Set the assembly aside and leave it to dry overnight in a clean environment, don't try and rush things by heating it. Here I must confess to having made use of our clothes airing cupboard on occasions where time was short, but I cannot recommend it to start with, too fluffy by far!

Next day you will be greeted by a drum-tight print. Take a sharp knife, and slice through the tape around the edge of the print to release it from the glass. Trim off the edge of the print to get rid of the remnants of the paper tape. Mat print, job done!

What can go wrong? Well, until you are practised in this method, a couple of things.

You may find that the paper tape has torn or lifted along one or more sides as the print dries. This is normally due to the tape not having adhered to the glass, or print properly, usually because it wasn't quite wet enough.

Conversely, when you cut the tape you may find that the print will not release from the glass, possibly over it's whole area or perhaps just an edge or corner. This is because either the tape, or the print was too wet, allowing some of the dissolved tape adhesive to wick under the paper and stick it down to the glass.

In either case immerse the sheet in water for about half and hour, until the tape floats off the print. Give the print a further five minute wash to remove all traces of adhesive, wash and dry the glass, and start again.

The procedure will soon become second nature and will not normally occupy more than a few minutes, much less time than the traditional method since the need to flatten the print is removed.

Before closing there are a number of other factors to consider:
The first is drydown, this is the difference in contrast and dmax of a wet and dry print. This will change with this drying method so whatever method of compensation you use must change too, probably by a reduction in the exposure allowance that you make.

Another is print size. With normal drying methods you will end up with an image close to the projected dimensions. With the method described above your picture will be slightly larger than projected, do some before and after measurements to establish this change if you consider it important. I have the bulk of my mats cut for me by Carters Mounts, and prefer to mount with a small border showing around the image, therefore I make an adjustment by reducing the projected image size, so that the dry size fits the mat; a complication some may not wish for.

There are, of course, two sides to a sheet of glass, but here, in case you get any ideas may I remind you that, as in the rest of life, it’s better to learn to walk before attempting to sprint.

(Here's the link to Dave's article on the FADU website. There are quite a few interesting articles there well worth a visit.)


And now the forum comments (the last one's my favourite):

* A quick way to flatten dry FB photographs is to "break" them. This I do by dragging them (face up!) stretched across the edge of my work bench with a measure of reverse curl. A bit of practise will see you getting them usefully flat in seconds.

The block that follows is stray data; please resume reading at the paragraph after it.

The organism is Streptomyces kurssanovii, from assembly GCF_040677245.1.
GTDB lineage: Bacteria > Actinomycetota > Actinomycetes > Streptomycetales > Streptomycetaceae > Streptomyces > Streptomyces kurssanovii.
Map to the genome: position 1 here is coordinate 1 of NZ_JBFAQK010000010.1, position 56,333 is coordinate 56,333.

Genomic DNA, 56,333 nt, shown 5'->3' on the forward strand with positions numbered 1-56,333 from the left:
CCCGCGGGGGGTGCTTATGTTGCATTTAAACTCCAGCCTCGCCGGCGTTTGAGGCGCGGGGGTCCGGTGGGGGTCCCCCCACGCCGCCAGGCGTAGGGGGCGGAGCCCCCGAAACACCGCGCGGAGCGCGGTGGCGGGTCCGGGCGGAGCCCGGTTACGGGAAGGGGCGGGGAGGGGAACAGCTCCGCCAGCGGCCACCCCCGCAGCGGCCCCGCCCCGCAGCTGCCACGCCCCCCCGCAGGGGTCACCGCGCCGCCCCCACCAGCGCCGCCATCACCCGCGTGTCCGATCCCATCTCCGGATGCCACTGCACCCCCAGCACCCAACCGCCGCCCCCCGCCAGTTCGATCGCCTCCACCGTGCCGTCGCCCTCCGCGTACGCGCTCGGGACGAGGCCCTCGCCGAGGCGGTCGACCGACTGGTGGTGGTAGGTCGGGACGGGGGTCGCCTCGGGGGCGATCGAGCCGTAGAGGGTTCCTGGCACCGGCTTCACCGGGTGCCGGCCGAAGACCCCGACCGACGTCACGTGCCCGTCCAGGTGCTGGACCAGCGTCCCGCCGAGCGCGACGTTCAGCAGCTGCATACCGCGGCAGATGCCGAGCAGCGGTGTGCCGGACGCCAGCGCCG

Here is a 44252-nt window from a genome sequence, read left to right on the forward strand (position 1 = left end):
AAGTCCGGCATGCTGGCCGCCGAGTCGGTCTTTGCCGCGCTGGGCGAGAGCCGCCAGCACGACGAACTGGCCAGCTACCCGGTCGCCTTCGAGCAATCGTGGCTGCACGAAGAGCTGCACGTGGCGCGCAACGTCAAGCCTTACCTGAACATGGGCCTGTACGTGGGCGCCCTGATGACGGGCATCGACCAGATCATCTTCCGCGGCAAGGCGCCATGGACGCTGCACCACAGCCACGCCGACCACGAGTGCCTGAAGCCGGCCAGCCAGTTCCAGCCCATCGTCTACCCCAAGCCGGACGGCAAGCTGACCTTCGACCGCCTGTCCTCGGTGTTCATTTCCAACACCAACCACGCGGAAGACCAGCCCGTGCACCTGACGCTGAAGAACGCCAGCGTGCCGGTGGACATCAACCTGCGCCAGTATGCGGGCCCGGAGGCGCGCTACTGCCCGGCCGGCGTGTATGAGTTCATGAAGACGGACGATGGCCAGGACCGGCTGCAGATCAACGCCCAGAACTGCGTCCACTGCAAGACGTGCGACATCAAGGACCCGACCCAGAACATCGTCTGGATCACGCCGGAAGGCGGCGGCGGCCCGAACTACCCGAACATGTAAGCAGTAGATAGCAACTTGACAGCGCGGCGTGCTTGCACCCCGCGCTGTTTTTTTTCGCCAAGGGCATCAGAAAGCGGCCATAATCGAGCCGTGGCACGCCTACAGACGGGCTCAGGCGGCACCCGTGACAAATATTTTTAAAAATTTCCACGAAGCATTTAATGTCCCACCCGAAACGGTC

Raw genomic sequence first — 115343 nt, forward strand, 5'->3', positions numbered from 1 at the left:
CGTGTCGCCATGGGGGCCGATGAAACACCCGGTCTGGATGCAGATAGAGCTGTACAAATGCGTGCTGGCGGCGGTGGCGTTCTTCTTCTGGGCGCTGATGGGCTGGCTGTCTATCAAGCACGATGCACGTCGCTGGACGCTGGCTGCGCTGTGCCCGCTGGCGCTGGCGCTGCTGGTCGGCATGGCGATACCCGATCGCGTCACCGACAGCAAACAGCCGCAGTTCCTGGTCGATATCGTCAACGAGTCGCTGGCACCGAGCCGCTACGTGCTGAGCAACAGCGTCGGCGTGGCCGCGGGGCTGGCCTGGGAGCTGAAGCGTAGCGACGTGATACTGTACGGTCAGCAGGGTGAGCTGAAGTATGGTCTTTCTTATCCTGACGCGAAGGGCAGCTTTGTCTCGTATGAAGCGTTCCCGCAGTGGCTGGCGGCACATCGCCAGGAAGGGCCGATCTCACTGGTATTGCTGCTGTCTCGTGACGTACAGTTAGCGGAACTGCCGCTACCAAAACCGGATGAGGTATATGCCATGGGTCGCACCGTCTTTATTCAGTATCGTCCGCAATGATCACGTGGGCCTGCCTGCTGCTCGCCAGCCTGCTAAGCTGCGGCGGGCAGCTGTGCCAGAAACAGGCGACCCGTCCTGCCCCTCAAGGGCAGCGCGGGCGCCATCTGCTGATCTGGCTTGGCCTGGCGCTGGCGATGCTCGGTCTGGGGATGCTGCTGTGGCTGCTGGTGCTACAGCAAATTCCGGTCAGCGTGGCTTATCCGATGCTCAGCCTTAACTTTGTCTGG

* It all depends on how flat you need them to be. I generally don't have a great deal of problem with print curl but when I do I make sure they are completely dry then put them face down on a piece of towelling.

I then use a metal ruler placed at the top edge of the print and with it pressed down lightly pull the print from under the ruler and at the same time moving the ruler gradually to the opposite end of the print.

This will knock out the most severe curl, but it may need doing again but this time from side to side, and if it need a 3rd try length to length but the opposite way to the 1st stage.

It will now be flat enough to mount, but if it is only to be stored unmounted you could try placing it under a sheet of MDF Board with a heavy weight on to for a couple of days.

* I typically use an old Arkay simple single sheet drier with a slightly curved ferrotyping surface and apron/clamp. I'll flip the print like a hamburger or pancake as it dries. This usually confines any curve to a very slight bowing toward the emulsion side, but without irregular buckling or uneven curly-fry edges. The slight bowing tends to relax and tighten a bit over time due to normal ambient humidity fluctuations, but even my decade-old prints dried using this technique are still flat enough to look good with archival tape conservation mounting (not heat press dry mounting).

* Blotter rolls worked great. Too bad we can't buy them anymore. Without blotter rolls, dry mounting is the best and easiest. You can even just dry mount to the dry mounting tissue, leaving mat board for later if ever. Once the tissue cools, it's not sticky.

* For 30 years I've air dried my prints placing them face down, after squeegeeing excess moisture from both sides, on home made drying racks mounted on kitchen drawer runners under my dry bench in the darkroom. I leave them overnight on the racks but switch off any form of heating to ensure that they dry slowly. When dry they have a gentle curl at each end of the long length of the print. After another 24 hours I place the print in between two pieces of perfectly dry acid free board in a flatbed dry mount press at 60% heat for 2 minutes then remove them and immediately place the print under a few mounted 20 x 16 prints to allow it to cool. after 10 minutes I remove the print and place it in a portfolio box for storage. This is the critical part, before I started doing this my prints curled as they dried. I learned this in the USA where they use a special heavy metal plate with handles on to lift it.